June 17, 2009

Pickett’s blunder

Some folks have (rudely) asked me why I DNF’d Pickett’s Charge (a race in Bend that I did on vacation). In my opinion, asking pointed questions about DNFs is on par with asking your niece if she’s gained weight, but there’s a pretty decent story here.

For those who don’t want to read farther, I played the role of the Confederates in this particular charge. Which is to say, I was sent home with my tail between my legs.

To set the scene, prior to the start of the race, we had:
-Flown into town the evening before.
-Promptly consumed copious amounts of wine.
-Attended my first-ever (yes, it’s true, I dropped out, myself) high school graduation.
-Drank more.
-Assembled bikes, while buzzed, at 1am.
-Woken up, confirmed that bikes sort-of worked (though my XT hub had blow up en route and the rear wheel could now be move half an inch side to side when installed on the bike), and located an overpriced and terrible eatery for breakfast (note to self, just scramble some eggs at home next time).
-Gotten delayed and blocked by a comical lack of knowledge of local topography, a stop for sunscreen (good call) and a MASSIVE walk/run against breast cancer called “Heaven Can Wait” running perpendicular to our route.
-Finally registered a mere 5 minutes before the start.

So long story short, we made it. And just in time. So I rolled up to my start wave and looked around in total bafflement at the massive crowd of (50? 60?) people. Turns out the race is low-key enough that the pros don’t get a separate start wave. Well, I thought, no problem, I can just pass all these guys during the race. It’s 34 miles, after all.

The start consists of about 2 miles of flat/false flat fire road. And the pace was INSANE. I wondered if I was A) really hungover, B) had 2 flat tires, or C) was being totally murdered by the experts. Turns out everyone was sprinting like maniacs for a good reason – when we hit the singletrack, it turned out to be about 1 foot wide, twisty as all get-out, and IMPOSSIBLE to pass on. And since I was solidly mid-pack in the mixed-up field, I was treated to the sight of some of the worst attempts at bike handling I’ve ever seen. On the rare times when I managed to get around someone and had some open space in front of me, I’d open it up and get some good speed up, but inevitably I’d run into another fellow picking his way along and be unable to get around except by utilizing one of two techniques:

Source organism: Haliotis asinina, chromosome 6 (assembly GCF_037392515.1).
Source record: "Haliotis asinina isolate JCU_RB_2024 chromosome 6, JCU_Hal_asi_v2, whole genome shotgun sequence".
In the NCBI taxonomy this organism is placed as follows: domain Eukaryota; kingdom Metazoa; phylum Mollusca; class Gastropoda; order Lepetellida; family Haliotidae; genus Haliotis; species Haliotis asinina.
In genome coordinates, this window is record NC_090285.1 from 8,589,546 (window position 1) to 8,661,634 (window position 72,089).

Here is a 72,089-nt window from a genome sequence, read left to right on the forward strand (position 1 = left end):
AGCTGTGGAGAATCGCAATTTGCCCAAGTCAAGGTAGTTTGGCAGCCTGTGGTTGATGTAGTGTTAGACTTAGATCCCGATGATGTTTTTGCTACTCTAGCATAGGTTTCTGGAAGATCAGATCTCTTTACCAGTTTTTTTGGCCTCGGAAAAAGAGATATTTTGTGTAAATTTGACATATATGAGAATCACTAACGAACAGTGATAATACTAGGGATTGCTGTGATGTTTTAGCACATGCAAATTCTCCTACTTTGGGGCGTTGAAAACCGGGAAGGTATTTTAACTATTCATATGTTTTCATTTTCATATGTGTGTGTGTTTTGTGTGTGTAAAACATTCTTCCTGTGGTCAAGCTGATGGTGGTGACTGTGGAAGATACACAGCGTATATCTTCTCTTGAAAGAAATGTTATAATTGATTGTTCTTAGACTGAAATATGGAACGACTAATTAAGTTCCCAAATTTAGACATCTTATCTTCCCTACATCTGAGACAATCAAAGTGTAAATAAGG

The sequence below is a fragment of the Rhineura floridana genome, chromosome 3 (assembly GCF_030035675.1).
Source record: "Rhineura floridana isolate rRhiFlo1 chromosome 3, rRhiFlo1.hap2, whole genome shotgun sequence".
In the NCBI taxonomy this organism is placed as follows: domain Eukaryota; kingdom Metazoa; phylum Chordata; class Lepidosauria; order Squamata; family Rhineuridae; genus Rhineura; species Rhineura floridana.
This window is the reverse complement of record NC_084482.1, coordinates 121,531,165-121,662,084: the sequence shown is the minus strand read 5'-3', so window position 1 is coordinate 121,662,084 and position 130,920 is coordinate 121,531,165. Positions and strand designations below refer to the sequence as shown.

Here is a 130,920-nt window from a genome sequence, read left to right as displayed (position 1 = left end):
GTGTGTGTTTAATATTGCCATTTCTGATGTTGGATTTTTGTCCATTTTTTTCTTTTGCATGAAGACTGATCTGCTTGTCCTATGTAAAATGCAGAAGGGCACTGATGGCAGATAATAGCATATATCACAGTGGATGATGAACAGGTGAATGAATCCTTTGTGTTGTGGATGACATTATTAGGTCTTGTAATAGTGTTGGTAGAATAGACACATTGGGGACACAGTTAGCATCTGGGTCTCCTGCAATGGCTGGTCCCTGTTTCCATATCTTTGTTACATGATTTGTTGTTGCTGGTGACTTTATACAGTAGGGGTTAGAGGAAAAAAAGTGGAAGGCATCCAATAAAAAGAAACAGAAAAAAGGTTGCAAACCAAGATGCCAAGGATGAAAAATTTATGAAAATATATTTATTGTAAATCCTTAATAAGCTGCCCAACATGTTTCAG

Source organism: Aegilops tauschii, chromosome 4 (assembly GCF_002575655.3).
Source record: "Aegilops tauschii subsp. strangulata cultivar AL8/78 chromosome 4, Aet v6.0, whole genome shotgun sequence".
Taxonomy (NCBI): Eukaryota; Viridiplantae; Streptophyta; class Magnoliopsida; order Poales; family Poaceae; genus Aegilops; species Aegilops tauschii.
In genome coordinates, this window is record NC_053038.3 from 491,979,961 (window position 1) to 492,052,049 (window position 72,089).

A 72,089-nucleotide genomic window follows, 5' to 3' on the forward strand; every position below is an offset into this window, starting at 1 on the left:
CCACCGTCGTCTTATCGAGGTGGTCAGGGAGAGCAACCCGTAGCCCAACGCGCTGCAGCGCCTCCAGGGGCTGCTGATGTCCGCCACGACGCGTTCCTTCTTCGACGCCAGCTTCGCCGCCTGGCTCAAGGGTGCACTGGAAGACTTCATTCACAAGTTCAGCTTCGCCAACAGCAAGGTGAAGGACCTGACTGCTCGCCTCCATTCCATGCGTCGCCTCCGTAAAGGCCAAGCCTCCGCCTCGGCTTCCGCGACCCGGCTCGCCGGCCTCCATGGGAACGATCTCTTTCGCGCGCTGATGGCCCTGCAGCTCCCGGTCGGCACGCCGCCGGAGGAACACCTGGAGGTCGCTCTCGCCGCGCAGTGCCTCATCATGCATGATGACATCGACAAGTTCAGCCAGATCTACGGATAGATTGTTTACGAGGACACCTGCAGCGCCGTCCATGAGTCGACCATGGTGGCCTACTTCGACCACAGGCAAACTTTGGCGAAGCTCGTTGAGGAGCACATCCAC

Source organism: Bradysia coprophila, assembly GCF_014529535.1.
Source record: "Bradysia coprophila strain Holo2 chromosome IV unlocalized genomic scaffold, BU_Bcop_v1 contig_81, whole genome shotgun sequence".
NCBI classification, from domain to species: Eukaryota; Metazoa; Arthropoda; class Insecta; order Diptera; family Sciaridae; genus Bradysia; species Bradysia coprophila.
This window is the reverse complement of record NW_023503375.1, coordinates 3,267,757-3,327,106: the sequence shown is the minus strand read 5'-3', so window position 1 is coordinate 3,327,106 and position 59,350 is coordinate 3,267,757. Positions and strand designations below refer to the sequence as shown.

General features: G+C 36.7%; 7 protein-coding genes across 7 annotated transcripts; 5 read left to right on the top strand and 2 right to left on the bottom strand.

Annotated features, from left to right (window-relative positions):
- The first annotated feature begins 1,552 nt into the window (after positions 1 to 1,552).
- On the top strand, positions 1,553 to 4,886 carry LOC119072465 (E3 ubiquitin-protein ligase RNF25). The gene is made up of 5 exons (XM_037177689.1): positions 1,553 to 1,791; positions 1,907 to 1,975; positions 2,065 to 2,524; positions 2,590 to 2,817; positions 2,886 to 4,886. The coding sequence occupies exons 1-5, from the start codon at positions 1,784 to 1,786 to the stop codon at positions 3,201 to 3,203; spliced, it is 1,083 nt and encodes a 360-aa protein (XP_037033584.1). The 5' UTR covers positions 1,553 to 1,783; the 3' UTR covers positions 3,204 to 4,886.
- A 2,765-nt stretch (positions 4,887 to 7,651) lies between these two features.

1) Be a douchebag (note that I have no evidence that Gen. Pickett was a douchebag, he’s just here for historical perspective) by cutting the trail and hope not to hit a tree/hidden snag/boulder/bottomless pit. I attempted this option only once, partly out of respect for the trail, but mostly because I went OTB over a log when I tried it.

2) Be an even bigger douchebag and yell/scream/throw elbows at the local folks who had legitimately outsprinted me for their positions. I elected to exercise restraint here. Some level of jerkery is normal in racing, but I figured it was my own damn fault at this point, so I really had no leg to stand on screaming at the folks in my way.

So about 3/4 of a lap went by, which really felt more like an extended fast recreational ride to me, and just as I passed a couple of people who had crashed, I managed to miss a turn (yes, again, and this time it was really pretty clearly marked) and ended up riding *the wrong way* through the finish line.

So anyway, DQ for me. They offered to help me re-find the course and get started again, but I just didn’t have all that much interest anymore. So I waited around for Sarah to come by so I could ride with her…

What happened then will have to be written up tomorrow, because my fingers hurt and it’s almost my bedtime. Suffice to say there are bodily fluids involved, as well as prize money.